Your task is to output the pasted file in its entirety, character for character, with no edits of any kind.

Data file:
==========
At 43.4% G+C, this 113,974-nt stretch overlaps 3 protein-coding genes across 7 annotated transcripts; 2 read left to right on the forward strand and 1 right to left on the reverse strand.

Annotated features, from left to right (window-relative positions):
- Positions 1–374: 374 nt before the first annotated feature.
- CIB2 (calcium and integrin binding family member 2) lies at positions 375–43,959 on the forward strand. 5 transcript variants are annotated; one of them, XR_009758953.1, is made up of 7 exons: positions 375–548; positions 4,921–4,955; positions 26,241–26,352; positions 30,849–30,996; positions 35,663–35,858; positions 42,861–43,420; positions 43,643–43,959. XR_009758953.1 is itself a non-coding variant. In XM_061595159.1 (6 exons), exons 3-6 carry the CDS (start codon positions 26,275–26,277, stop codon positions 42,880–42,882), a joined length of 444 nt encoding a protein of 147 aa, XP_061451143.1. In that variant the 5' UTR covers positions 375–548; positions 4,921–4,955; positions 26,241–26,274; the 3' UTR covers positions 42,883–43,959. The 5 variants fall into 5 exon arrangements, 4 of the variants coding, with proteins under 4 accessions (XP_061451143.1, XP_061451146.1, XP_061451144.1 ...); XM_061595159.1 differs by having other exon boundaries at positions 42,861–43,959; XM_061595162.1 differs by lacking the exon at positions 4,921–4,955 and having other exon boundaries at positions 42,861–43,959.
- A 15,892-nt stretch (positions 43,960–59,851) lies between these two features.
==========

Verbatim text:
At 43.4% G+C, this 113,974-nt stretch overlaps 3 protein-coding genes across 7 annotated transcripts; 2 read left to right on the forward strand and 1 right to left on the reverse strand.

Annotated features, from left to right (window-relative positions):
- Positions 1–374: 374 nt before the first annotated feature.
- CIB2 (calcium and integrin binding family member 2) lies at positions 375–43,959 on the forward strand. 5 transcript variants are annotated; one of them, XR_009758953.1, is made up of 7 exons: positions 375–548; positions 4,921–4,955; positions 26,241–26,352; positions 30,849–30,996; positions 35,663–35,858; positions 42,861–43,420; positions 43,643–43,959. XR_009758953.1 is itself a non-coding variant. In XM_061595159.1 (6 exons), exons 3-6 carry the CDS (start codon positions 26,275–26,277, stop codon positions 42,880–42,882), a joined length of 444 nt encoding a protein of 147 aa, XP_061451143.1. In that variant the 5' UTR covers positions 375–548; positions 4,921–4,955; positions 26,241–26,274; the 3' UTR covers positions 42,883–43,959. The 5 variants fall into 5 exon arrangements, 4 of the variants coding, with proteins under 4 accessions (XP_061451143.1, XP_061451146.1, XP_061451144.1 ...); XM_061595159.1 differs by having other exon boundaries at positions 42,861–43,959; XM_061595162.1 differs by lacking the exon at positions 4,921–4,955 and having other exon boundaries at positions 42,861–43,959.
- A 15,892-nt stretch (positions 43,960–59,851) lies between these two features.